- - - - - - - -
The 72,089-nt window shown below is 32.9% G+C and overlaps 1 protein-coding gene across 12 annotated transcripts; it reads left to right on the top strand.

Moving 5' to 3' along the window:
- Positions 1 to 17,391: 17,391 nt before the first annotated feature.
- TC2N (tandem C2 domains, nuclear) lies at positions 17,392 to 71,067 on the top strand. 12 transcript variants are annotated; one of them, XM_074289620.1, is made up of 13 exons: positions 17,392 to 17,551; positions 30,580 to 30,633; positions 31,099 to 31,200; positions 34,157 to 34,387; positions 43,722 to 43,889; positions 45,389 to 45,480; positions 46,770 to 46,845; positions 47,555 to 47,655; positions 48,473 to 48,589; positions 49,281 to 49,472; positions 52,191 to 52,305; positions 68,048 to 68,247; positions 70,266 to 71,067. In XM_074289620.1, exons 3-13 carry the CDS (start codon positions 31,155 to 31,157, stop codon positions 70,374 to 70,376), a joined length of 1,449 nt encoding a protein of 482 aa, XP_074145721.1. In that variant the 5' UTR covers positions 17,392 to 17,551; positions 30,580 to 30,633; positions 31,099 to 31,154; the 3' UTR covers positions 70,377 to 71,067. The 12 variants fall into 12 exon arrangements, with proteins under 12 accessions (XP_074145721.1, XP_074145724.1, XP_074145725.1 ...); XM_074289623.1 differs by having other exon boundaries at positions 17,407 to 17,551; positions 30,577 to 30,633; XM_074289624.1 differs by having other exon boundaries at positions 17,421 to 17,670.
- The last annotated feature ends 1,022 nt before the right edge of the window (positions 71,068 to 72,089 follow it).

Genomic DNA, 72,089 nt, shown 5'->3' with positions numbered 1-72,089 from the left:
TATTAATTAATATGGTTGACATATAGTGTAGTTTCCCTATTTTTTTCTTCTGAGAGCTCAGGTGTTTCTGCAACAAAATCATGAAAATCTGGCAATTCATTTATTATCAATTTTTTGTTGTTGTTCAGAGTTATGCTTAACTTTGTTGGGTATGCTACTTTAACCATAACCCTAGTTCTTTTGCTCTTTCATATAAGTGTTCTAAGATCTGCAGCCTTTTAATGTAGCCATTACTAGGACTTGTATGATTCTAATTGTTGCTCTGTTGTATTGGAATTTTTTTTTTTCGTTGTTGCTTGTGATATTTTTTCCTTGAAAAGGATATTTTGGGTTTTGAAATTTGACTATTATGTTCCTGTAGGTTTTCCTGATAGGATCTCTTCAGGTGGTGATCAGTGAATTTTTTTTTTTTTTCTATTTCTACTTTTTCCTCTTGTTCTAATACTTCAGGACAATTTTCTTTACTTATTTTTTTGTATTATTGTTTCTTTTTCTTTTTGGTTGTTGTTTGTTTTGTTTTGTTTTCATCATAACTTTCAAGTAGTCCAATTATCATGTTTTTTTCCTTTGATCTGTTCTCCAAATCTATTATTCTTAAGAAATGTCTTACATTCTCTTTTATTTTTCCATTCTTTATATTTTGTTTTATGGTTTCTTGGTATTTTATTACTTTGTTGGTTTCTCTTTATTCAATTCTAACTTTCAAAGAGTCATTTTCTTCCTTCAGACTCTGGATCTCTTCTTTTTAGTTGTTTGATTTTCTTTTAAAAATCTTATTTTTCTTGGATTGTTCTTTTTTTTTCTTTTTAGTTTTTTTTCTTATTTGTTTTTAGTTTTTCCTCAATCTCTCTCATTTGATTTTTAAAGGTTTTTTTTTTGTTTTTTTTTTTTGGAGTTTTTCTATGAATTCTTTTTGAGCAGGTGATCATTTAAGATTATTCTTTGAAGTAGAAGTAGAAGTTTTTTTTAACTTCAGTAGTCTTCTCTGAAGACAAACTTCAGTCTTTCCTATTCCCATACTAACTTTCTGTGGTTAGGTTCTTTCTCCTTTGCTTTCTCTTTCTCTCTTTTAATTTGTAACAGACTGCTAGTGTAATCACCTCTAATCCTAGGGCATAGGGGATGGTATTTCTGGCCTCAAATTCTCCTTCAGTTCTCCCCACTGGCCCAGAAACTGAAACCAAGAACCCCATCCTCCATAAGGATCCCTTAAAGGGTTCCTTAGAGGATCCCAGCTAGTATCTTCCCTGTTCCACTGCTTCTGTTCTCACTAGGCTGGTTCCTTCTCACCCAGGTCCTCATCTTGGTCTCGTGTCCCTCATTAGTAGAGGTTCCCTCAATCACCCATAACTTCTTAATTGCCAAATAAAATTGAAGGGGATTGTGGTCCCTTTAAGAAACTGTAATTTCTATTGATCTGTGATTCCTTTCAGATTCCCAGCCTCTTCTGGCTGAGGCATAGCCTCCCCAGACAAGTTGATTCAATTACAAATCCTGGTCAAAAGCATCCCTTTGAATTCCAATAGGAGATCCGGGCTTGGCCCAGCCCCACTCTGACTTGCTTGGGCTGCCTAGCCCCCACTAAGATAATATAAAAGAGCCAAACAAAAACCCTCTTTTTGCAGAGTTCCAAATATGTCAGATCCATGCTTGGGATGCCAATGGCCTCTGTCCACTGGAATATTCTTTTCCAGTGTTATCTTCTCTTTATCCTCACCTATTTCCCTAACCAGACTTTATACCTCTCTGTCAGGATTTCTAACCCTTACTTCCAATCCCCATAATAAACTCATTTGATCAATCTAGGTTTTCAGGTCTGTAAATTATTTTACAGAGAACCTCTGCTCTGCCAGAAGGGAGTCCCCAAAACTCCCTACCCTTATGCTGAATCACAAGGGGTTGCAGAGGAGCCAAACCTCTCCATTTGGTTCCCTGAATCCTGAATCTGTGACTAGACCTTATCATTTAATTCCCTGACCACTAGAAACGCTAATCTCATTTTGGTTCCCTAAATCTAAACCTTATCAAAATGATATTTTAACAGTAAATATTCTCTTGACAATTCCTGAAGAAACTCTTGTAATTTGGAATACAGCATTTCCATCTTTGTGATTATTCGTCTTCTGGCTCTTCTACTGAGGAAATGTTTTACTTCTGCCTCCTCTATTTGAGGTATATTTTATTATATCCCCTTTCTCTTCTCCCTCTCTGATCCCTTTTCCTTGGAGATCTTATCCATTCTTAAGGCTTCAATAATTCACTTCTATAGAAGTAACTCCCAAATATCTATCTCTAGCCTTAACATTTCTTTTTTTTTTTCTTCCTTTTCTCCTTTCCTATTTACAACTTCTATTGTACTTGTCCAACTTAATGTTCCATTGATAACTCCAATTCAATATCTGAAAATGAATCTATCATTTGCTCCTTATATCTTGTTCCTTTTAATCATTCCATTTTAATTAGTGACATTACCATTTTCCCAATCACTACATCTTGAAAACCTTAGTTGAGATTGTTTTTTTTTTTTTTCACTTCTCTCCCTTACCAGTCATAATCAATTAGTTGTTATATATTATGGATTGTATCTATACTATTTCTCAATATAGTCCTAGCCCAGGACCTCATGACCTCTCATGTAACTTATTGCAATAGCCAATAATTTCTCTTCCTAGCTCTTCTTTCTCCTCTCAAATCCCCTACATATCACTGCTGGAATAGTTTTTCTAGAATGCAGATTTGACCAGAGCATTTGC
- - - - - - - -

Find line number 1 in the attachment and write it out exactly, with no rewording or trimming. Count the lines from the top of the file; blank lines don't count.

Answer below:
The 72,089-nt window shown below is 32.9% G+C and overlaps 1 protein-coding gene across 12 annotated transcripts; it reads left to right on the top strand.